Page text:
By Sydney H. Schanberg
New York Newsday, May 6, 1986
It doesn’t take an expert on education to determine that the New York City school system has grave problems. The dropout rate is 35 percent overall and double that for black and Hispanic students. These are statistics that guarantee, in human terms, the creation of a separate population group — one that is idle, frustrated and highly likely to get into social trouble, not excluding the criminal life.
What brings this to our attention are the elections being held today for community school boards. For this electoral event, unfortunately, is not so much an affirmation of the blessings of democracy as it is a reminder of the failures of the public school process.
It is also a needed reminder to beware of ideas that promise solutions simply by changing a structure.
Sixteen years ago, a new school structure called decentralization went into effect. It grew out of the deeply held conviction of parents and community activists, particularly in poor, minority neighborhoods, that if control over schools were shifted from the central Board of Education to local bodies, the schools would be more responsive to students’ particular needs and the quality of education would automatically improve.
Now we know that the only automatic result was the descent of all 32 community school boards into ward politics. The children, as usual, became a secondary concern. The primary game was, and is, the scramble for control of these nine-member bodies, whose attractions include large budgets and numerous patronage jobs. So political clubs, church groups and school employee unions have divvied up the spoils.
The original idea was that parents and others devoted to developing strong schools would serve on these boards. What has happened instead is that parents, like the students themselves, are usually treated as second-class citizens and are swept aside by special interests.
I have no simple remedy for the serious flaws in the present system, nor do I know anyone who does. All one can say with some confidence — though it provides no instant gratification — is that throwing out decentralization in its entirety and replacing it with some newly anointed panacea is no more a solution than was the Legislature’s enactment of decentralization in the first place in 1969.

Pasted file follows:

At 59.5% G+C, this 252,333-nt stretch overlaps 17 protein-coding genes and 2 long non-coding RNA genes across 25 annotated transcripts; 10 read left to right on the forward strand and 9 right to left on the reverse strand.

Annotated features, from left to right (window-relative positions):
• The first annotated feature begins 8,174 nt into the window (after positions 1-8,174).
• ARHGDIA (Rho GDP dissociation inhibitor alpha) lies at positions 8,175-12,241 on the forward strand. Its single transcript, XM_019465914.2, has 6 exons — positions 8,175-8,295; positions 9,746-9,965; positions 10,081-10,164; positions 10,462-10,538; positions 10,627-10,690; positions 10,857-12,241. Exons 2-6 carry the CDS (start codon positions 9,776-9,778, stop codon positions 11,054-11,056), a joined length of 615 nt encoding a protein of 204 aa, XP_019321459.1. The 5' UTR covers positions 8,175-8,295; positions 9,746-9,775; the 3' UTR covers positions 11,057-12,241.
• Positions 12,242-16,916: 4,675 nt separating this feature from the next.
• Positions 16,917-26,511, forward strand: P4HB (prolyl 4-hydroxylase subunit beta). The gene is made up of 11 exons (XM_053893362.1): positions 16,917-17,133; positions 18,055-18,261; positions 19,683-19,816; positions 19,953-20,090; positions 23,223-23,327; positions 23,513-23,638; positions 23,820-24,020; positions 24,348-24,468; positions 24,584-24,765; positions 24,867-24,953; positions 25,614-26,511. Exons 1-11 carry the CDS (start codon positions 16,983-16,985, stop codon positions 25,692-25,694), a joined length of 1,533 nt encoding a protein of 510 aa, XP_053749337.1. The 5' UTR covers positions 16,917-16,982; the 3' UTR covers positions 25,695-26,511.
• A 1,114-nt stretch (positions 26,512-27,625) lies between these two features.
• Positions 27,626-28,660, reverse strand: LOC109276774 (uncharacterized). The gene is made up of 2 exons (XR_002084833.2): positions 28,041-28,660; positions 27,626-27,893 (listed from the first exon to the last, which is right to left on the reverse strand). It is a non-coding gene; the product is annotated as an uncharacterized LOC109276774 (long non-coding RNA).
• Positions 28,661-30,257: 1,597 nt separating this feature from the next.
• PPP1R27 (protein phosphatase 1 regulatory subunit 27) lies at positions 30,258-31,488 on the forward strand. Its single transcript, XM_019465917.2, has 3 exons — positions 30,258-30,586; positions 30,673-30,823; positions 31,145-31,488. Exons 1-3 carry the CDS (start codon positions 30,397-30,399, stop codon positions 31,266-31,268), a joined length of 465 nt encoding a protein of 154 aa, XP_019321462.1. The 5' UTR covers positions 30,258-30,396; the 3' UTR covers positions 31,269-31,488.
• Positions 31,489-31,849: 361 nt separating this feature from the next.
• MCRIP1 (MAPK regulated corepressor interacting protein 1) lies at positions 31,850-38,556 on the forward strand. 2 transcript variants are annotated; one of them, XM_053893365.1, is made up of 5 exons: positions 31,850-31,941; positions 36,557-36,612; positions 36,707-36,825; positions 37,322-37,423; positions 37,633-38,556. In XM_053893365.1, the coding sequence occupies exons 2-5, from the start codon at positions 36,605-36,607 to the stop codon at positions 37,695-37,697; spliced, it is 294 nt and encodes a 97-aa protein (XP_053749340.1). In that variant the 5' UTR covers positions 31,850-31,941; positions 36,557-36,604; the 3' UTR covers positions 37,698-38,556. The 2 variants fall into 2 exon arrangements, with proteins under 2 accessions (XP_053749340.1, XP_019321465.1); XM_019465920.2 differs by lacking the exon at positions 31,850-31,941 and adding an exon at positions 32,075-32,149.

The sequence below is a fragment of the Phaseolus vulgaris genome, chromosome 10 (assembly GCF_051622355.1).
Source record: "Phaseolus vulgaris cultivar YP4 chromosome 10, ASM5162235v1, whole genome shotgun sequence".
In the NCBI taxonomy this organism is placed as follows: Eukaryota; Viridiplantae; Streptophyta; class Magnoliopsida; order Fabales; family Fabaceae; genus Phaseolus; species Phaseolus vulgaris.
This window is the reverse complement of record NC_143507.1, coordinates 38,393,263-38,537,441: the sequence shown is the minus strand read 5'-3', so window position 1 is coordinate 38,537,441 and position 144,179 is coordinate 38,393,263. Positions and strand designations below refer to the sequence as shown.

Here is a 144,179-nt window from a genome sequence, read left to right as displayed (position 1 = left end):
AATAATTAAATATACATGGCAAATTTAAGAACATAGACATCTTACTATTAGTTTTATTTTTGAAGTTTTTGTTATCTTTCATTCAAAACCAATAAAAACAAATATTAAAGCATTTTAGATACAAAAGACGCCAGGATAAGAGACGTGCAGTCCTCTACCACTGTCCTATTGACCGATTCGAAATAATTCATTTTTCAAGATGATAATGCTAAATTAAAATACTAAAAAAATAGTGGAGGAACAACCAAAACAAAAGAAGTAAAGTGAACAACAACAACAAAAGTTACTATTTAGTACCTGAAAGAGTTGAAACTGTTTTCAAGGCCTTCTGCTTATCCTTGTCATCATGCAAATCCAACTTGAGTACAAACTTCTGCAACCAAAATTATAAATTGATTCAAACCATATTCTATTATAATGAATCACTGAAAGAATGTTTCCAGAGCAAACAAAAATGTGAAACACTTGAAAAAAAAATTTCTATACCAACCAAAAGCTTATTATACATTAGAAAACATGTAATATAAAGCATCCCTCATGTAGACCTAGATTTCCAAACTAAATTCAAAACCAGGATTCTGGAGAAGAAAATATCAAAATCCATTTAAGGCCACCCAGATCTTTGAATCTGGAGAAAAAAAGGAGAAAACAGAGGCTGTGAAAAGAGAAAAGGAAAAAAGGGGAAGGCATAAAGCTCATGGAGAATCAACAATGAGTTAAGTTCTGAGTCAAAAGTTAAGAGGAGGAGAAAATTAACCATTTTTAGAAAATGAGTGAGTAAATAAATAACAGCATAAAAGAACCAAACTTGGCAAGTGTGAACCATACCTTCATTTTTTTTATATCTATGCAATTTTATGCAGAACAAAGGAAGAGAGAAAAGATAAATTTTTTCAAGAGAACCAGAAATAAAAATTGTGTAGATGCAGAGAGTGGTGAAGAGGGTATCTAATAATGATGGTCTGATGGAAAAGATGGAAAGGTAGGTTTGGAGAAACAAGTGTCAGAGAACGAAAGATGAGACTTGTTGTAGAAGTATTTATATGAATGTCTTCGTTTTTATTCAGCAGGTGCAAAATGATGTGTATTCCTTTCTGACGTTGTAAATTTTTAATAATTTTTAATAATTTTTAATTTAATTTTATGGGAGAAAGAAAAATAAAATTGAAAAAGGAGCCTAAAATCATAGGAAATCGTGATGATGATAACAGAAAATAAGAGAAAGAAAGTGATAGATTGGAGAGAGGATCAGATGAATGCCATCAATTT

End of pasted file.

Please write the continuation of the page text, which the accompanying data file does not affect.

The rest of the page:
One approach that carries substance for me is to upgrade the quality of the seven members of the central Board of Education, which itself has degenerated into a political swamp.
Appointed by the mayor (who gets two members) and the borough presidents (one each), they are supposed to function as shapers of board policy outlines for the chancellor. They have chosen to be something quite different: time-servers, masters of trivial pursuits and lobbyists for the pet projects or patronage wishes of the elected officials who appointed them.
Back in the 1960s, members were, essentially, $1-a-year people — professionals and philanthropists and other prominent citizens who took the posts as a public service duty. They did not need these positions for either money or prestige.
The present board — with the exception of two recent appointees of the mayor — has evolved into something quite opposite. The members have turned what should be part-time functions into full-time patronage plums.
They are paid $160 a day up to a maximum of 210 days (or $33,600). Three of them claimed and received the maximum last year. No member claimed less than $30,000.
The president of the board gets a slightly higher per diem — $174. The present occupant of the seat, James Regan, says he spent 204 days on board work last year, collecting $35,700. he also has a supposedly full-time state job, a post that pays him another $52,100 a year. This is known as creative double-dipping.
But the salary issue is far less important than the board’s mediocrity and incompetence.
To try to deal with these problems, Mayor Edward Koch recently changed his two appointees, naming prestigious replacements — Richard Beattie and Robert Wagner Jr.
Wagner, a former deputy mayor whom the mayor hopes to maneuver into the board presidency, waited only four months in his new job before going public with sharp criticism of the board’s conduct. He said it was not quite correct to call the board, as some have, a “rotten barrel;” it was more accurate to say “there is no barrel.”
Wagner said the board spent its time on everything but education issues — on minor budget items, on a controversy over flea markets, on whether to keep the schools open on Passover.
Once again, it must be said that there is no single easy solution to the school problem. Strengthening the Board of Education will not be a magic potion that restores the schools to vibrant health. But it’s a start.
If the city’s governing educational body is neither strong nor respected, if it is nothing more than a patronage fiefdom, then the community boards will have every excuse to run rampant as patronage fiefdoms, too.